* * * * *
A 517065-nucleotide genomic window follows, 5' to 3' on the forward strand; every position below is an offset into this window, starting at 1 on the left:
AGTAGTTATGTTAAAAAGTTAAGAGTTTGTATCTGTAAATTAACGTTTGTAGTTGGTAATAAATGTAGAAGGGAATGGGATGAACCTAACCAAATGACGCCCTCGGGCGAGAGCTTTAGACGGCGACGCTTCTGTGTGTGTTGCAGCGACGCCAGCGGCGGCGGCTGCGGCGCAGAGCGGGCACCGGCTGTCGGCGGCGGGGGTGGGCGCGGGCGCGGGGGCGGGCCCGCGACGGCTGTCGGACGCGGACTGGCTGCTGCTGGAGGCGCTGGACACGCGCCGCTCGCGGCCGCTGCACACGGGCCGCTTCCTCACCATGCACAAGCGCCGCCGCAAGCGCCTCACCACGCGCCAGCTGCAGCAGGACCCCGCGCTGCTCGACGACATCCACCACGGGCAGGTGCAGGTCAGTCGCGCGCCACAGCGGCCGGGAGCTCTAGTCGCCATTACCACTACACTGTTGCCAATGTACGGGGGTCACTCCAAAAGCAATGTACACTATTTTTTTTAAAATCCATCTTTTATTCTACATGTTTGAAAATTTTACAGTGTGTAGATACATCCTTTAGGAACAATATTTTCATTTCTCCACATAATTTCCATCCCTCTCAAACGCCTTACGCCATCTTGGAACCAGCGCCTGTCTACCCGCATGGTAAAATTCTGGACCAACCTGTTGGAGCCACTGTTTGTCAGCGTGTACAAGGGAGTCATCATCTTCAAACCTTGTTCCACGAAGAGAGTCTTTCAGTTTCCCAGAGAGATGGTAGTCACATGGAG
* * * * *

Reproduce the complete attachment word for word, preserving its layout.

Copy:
A 517065-nucleotide genomic window follows, 5' to 3' on the forward strand; every position below is an offset into this window, starting at 1 on the left:
AGTAGTTATGTTAAAAAGTTAAGAGTTTGTATCTGTAAATTAACGTTTGTAGTTGGTAATAAATGTAGAAGGGAATGGGATGAACCTAACCAAATGACGCCCTCGGGCGAGAGCTTTAGACGGCGACGCTTCTGTGTGTGTTGCAGCGACGCCAGCGGCGGCGGCTGCGGCGCAGAGCGGGCACCGGCTGTCGGCGGCGGGGGTGGGCGCGGGCGCGGGGGCGGGCCCGCGACGGCTGTCGGACGCGGACTGGCTGCTGCTGGAGGCGCTGGACACGCGCCGCTCGCGGCCGCTGCACACGGGCCGCTTCCTCACCATGCACAAGCGCCGCCGCAAGCGCCTCACCACGCGCCAGCTGCAGCAGGACCCCGCGCTGCTCGACGACATCCACCACGGGCAGGTGCAGGTCAGTCGCGCGCCACAGCGGCCGGGAGCTCTAGTCGCCATTACCACTACACTGTTGCCAATGTACGGGGGTCACTCCAAAAGCAATGTACACTATTTTTTTTAAAATCCATCTTTTATTCTACATGTTTGAAAATTTTACAGTGTGTAGATACATCCTTTAGGAACAATATTTTCATTTCTCCACATAATTTCCATCCCTCTCAAACGCCTTACGCCATCTTGGAACCAGCGCCTGTCTACCCGCATGGTAAAATTCTGGACCAACCTGTTGGAGCCACTGTTTGTCAGCGTGTACAAGGGAGTCATCATCTTCAAACCTTGTTCCACGAAGAGAGTCTTTCAGTTTCCCAGAGAGATGGTAGTCACATGGAG